In the early years of the 20th Century, Sears Roebuck & Co. sold a device “popular with railroad and telegraph employees, both male and female.” The Harris 20th Century Railroad Attachment promised to make a “regular railroad velocipede out of an ordinary bicycle.”
It was “absolutely noiseless in operation”, an attribute one might think of lesser importance than being told how quickly it can be removed from the railroad when a train comes hurtling around the bend. The braces-and-steel wheel attachment cost just $5.45, although a sturdier, nipper version could be had for $7.70.
Rail biking never caught on in the numbers anticipated but it’s – ahem – a branch line of cycling that still exists. Dick Smart was still selling his Railcycle a few years back and, according to a rail bike website, “has already sold 10 of these to the world-famous London Underground Railway for use by London Underground engineers and track workers.”
And this video from 2011 shows that you can create your own rails-to-trails operation without ripping up the rails. A product for the Sustrans shop, perhaps?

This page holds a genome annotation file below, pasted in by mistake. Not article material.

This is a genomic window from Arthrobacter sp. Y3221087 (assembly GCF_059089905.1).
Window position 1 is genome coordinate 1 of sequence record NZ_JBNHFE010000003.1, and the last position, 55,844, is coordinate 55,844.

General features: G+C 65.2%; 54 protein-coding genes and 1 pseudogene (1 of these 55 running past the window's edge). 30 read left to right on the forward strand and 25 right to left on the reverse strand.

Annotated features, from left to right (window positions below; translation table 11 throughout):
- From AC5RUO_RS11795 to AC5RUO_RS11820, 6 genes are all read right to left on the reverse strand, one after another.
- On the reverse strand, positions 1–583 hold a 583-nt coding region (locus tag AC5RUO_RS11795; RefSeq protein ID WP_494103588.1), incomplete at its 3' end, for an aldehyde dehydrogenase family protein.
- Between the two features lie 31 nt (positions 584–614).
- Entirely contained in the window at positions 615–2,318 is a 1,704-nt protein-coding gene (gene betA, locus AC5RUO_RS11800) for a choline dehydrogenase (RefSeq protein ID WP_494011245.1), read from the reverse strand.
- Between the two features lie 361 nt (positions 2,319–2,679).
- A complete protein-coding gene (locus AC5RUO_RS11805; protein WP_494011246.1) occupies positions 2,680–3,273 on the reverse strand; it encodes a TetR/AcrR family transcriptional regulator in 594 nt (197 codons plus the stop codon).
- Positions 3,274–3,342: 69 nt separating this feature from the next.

The first rail bikes were created because it would be such a waste to allow such infrastructure to be used by trains only. 19th Century roads – both in America and Britain – weren’t always terribly good. Some were downright unusable for much of the year, especially in rural America.
In 1892 a young accountant from Pittsburg, USA, quit his job and set off to cycle solo around the world. Frank Lenz rode a Rover Safety Bicycle, a revolutionary new design that would soon consign the traditional high wheeler – or penny farthing – to obscurity. It was the birth of the bicycle as we know it today. And Lenz is one of the pioneers of cycle touring. Cycling historian David Herlihy’s latest book tells the story of his courageous, extraordinary and ultimately ill-fated journey.
David recently sent me The Lost Cyclist: The Untold Story of Frank Lenz’s Ill-fated Around-the-world Journey and I shall be carrying a more in-depth review of it later.
Lenz started his ill-fated world tour (he was killed, probably by Kurdish brigands, in Turkey) by travelling 5000 miles across America. He cycled east to west, using good turnpike roads in the east but often resorting to following railway lines when dirt and cord roads became impassable. He didn’t use a Harris 20th Century Railroad Attachment, he rode on the ties themselves.
Herlihy takes up the story:
While crossing a railroad budge spanning a steep ravine, an express railtrain suddenly lurched around the bend. Instead of beating a hasty retreat, Lenz suspended himself and his vehicle off one side of the trestle. With one hand he clung to the underside of a tie, and with the other he dangled his bicycle by its front wheel. The train promptly flew by within two feet of his upper hand, while the bridge “trembled and groaned.”
Gripping stuff. Quite literally.